Last Updated on Monday, 22 May 2017, 3:11 by Denis Chabrol
In the wake of the transfer of a nurse in Region Five (Mahaica-Berbice) following her public disclosure that a well-known pro-government official had been accessing a very strong painkiller, Minister of Communities Ronald Bulkan said people who disclose misdeeds should be encouraged.
“We cannot discourage whistle-blowers. We need to promote persons out there who are prepared, who have the courage to expose corruption wherever it may be taking place,” he told reporters on Friday at Congress Place, the headquarters of his People’s National Congress Reform.
After news broke that a nurse had written a letter complaining that Joseph had been receiving dosages of pethidine without prescription from a health institution in the region with the blessings of a top Region Five official, the nurse was transferred.
Subsequently, Joseph resigned from the PNCR and the Region Five Council, ending many years of official association with that political party.
The transfer of the nurse, apparently under the guise that her services were needed at the other location, appears to contrast significantly with government’s desire to expose corruption and maladministration by protecting those who provide critical information. Last year, government began consultations on the Protected Disclosures (Whistleblower) Bill 2016 and the Witness Protection Bill.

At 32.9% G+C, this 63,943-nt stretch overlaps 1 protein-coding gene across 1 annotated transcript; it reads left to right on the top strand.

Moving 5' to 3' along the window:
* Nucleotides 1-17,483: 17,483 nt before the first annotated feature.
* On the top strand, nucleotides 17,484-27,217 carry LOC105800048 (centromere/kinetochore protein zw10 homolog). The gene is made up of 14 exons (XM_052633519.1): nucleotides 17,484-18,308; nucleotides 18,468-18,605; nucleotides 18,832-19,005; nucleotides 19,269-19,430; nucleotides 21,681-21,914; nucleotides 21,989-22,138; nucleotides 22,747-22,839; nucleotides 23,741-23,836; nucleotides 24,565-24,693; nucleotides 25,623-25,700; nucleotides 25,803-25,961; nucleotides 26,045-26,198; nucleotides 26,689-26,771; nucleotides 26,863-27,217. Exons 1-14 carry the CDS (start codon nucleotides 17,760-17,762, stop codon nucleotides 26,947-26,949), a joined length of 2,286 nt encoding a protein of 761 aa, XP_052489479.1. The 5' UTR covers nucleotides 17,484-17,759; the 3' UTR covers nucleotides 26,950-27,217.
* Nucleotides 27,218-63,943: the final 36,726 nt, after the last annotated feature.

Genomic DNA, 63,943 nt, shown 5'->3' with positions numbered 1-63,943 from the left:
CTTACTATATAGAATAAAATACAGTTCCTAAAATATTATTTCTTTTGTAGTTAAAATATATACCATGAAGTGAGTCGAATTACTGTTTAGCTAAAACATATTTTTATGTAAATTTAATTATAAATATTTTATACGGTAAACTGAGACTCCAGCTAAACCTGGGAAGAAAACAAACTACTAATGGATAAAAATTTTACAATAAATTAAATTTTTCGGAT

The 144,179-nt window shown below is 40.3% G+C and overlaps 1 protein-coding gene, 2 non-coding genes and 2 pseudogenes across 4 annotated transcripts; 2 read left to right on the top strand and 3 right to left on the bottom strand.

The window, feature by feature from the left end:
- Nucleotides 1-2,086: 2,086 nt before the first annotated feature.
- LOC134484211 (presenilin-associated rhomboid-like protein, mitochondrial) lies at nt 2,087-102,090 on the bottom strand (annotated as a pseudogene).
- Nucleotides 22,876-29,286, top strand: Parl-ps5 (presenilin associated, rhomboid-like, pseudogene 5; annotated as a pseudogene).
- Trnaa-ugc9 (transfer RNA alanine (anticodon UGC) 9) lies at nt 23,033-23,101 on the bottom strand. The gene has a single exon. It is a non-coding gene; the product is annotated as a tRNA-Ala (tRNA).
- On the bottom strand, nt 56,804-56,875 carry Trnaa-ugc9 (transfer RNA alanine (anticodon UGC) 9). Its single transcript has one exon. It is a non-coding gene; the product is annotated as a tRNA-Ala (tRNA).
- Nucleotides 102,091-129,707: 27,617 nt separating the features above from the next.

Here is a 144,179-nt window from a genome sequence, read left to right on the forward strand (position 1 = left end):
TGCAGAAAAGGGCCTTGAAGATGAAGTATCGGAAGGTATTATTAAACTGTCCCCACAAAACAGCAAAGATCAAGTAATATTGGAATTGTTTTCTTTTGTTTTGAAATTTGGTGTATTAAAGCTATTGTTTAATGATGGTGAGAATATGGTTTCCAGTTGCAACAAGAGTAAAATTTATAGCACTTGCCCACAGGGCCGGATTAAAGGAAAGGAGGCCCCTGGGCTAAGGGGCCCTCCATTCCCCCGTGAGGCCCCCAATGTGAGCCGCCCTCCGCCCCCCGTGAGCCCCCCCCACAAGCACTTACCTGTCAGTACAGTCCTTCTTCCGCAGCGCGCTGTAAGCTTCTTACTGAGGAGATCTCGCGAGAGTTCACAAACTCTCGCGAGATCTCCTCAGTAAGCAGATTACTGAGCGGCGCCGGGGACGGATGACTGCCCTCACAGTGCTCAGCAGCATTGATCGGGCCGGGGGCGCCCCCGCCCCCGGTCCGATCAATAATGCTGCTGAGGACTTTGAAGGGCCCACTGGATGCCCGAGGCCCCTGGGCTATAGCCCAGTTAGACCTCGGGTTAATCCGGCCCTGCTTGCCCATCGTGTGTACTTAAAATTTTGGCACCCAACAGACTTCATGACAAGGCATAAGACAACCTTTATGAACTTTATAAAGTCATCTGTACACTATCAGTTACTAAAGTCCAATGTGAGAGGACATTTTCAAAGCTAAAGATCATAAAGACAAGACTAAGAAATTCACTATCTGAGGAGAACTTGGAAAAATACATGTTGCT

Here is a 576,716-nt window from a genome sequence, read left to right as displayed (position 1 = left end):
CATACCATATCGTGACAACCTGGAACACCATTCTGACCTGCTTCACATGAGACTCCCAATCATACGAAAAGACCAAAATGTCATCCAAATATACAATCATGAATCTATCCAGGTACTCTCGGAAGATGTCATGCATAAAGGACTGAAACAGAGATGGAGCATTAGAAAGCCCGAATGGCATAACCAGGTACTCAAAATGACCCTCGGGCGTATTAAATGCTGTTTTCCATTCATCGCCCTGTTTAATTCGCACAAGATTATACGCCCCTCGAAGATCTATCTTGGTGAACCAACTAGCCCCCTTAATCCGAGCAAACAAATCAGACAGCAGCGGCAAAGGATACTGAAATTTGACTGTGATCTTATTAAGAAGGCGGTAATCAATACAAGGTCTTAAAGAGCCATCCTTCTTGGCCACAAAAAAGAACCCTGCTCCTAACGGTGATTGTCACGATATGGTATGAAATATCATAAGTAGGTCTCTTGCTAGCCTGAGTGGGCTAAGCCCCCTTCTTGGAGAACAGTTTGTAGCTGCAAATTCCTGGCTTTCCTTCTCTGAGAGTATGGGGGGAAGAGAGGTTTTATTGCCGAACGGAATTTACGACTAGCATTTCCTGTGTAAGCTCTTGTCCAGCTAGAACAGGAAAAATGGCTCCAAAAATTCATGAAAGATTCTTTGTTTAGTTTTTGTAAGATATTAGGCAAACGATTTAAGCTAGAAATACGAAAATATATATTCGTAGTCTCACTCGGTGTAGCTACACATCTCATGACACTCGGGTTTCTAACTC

The Minister of Communities stressed the importance of change instead of continuity. “We cannot sweep things under the carpet. Should we do so, we are reminded by our leader that were we to adopt that approach in 2020 the carpet will be thick and we do not want that,” he said. General elections are constitutionally due in 2020.
Bulkan said he was unsure whether the nurse’s transfer was a direct result of her speaking out against the provision of pethidine to Joseph.